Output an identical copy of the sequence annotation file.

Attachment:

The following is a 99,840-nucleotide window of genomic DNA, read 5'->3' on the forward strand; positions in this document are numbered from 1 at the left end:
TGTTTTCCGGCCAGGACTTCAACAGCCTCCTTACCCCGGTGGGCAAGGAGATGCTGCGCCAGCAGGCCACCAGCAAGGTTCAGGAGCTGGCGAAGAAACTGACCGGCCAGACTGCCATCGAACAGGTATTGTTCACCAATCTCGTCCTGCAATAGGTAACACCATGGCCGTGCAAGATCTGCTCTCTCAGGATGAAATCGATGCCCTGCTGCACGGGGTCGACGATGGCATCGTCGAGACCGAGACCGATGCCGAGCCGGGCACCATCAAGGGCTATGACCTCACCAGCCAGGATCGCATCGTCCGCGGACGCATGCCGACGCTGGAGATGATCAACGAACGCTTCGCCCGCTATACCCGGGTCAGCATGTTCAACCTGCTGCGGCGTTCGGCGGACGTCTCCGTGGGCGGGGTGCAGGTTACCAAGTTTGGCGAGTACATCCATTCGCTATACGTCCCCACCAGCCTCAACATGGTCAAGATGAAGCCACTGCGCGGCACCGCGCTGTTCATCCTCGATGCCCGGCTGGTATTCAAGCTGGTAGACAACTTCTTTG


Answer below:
The following is a 99,840-nucleotide window of genomic DNA, read 5'->3' on the forward strand; positions in this document are numbered from 1 at the left end:
TGTTTTCCGGCCAGGACTTCAACAGCCTCCTTACCCCGGTGGGCAAGGAGATGCTGCGCCAGCAGGCCACCAGCAAGGTTCAGGAGCTGGCGAAGAAACTGACCGGCCAGACTGCCATCGAACAGGTATTGTTCACCAATCTCGTCCTGCAATAGGTAACACCATGGCCGTGCAAGATCTGCTCTCTCAGGATGAAATCGATGCCCTGCTGCACGGGGTCGACGATGGCATCGTCGAGACCGAGACCGATGCCGAGCCGGGCACCATCAAGGGCTATGACCTCACCAGCCAGGATCGCATCGTCCGCGGACGCATGCCGACGCTGGAGATGATCAACGAACGCTTCGCCCGCTATACCCGGGTCAGCATGTTCAACCTGCTGCGGCGTTCGGCGGACGTCTCCGTGGGCGGGGTGCAGGTTACCAAGTTTGGCGAGTACATCCATTCGCTATACGTCCCCACCAGCCTCAACATGGTCAAGATGAAGCCACTGCGCGGCACCGCGCTGTTCATCCTCGATGCCCGGCTGGTATTCAAGCTGGTAGACAACTTCTTTG